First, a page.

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Rutgers University libraries install Inferno Data Grid
Vita Nuova has announced that Rutgers University libraries (NJ) have installed the Inferno Data Grid to help support the Center for Electronic Texts in the Humanities (CETH). The Inferno Data Grid will be used to support academics who wish to get access to large volumes of data relating to the classics and ancient philosophy.
CETH has a large number of original texts and translations relating to the works of Aristotle and other early philosophers. This data is located on a collection of Linux machines but is accessed by lecturers and researchers, for the main part, from Windows PCs. The Inferno Data Grid provides a single logical file system that can be explored by researchers. Files can be copied on to a researcher’s local machine for offline study. The grid also enables those with the right credentials to annotate existing files and add new files back into the data grid.
Brian Hancock, Digital Projects Librarian at CETH, says:
On the surface what we wanted to accomplish at CETH was simple: the ability to access file resources distributed across multiple machines, securely and intuitively. Until we discovered the Inferno Data Grid this was not a simple task. We are not computer scientists nor are the people we serve so it was important that the technology we chose would be simple and effective. We are very pleased with the outcome.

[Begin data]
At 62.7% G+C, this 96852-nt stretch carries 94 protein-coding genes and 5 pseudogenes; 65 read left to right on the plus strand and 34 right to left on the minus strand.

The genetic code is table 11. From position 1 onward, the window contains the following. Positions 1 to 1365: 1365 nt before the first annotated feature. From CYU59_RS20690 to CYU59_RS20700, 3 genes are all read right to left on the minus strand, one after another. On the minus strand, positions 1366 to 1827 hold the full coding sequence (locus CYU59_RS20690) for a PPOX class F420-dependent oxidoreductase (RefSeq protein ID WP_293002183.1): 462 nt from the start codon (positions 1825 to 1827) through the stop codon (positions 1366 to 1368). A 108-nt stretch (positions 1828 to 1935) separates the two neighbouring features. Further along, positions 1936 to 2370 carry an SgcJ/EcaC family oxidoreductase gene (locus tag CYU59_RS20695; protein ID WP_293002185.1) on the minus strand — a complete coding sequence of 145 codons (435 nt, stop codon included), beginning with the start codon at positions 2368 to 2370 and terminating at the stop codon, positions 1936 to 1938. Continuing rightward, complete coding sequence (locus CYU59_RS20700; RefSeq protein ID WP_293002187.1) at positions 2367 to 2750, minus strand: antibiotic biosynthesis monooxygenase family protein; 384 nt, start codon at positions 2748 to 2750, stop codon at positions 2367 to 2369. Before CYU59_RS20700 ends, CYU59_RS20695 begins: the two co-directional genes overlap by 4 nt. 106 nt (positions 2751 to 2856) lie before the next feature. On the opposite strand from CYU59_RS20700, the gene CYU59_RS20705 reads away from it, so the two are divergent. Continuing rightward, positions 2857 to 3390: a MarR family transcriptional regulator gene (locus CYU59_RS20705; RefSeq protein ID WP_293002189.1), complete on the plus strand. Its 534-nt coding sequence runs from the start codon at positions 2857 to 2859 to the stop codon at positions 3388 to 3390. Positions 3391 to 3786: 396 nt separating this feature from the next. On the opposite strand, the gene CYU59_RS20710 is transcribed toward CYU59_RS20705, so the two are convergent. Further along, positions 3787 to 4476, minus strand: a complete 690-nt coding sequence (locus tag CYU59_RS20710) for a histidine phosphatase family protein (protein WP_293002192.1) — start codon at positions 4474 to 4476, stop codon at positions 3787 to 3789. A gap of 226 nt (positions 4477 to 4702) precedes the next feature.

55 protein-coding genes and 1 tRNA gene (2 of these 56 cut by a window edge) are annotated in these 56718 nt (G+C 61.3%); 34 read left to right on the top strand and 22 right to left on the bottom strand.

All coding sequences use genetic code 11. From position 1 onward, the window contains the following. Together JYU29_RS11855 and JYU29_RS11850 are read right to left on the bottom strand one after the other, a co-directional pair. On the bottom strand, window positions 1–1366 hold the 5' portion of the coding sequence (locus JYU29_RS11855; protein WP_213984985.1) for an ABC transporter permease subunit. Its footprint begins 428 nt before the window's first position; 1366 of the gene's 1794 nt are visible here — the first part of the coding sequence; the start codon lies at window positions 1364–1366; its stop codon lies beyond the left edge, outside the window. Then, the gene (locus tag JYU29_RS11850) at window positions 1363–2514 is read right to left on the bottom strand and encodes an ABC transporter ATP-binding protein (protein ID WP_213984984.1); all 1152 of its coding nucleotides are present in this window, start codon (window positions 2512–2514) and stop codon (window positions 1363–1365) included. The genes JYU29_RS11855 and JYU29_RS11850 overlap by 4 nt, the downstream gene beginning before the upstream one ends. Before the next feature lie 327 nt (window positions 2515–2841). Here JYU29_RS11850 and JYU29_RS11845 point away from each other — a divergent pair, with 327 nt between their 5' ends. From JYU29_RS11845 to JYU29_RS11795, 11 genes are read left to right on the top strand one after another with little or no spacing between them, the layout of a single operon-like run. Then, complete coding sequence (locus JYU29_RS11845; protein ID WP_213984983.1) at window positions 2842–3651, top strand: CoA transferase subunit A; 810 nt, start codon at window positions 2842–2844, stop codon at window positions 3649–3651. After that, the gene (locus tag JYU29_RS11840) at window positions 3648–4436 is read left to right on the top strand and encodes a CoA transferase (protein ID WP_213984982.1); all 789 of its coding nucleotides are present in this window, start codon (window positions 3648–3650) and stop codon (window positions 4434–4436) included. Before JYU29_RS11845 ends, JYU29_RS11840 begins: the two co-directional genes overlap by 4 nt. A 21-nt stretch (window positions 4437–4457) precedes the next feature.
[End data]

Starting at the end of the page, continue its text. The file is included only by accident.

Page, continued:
Michael Jeffrey CEO of Vita Nuova, which is based in York, says:
It has been very satisfying to collaborate with the CETH at Rutgers University to solve this interesting problem. Inferno’s model of representing all resources as names in a file-like hierarchy is ideal for use in data grids. We can provide users with a single logical view of a collection of data irrespective of where the data resides or on what platform. Should CETH wish to move their data from a Linux to a UNIX or Windows platform there will be no recoding required.
Vita Nuova’s Data and Computational Grid software is being used by a significant number of commercial organisations and universities. The Inferno Computational Grid software is being targeted at the life sciences and financial sectors, whilst the Data Grid has applicability to anyone who has large amounts of distributed data.
A collection of grid demonstrations is available on the Vita Nuova Web site (www.vitanuova.com/solutions/grid/index.html) that illustrate how Inferno can be used to access resources as varied as computation, services, data and devices that are distributed around the network. Inferno itself is free to download from the Vita Nuova Web site at: www.vitanuova.com/inferno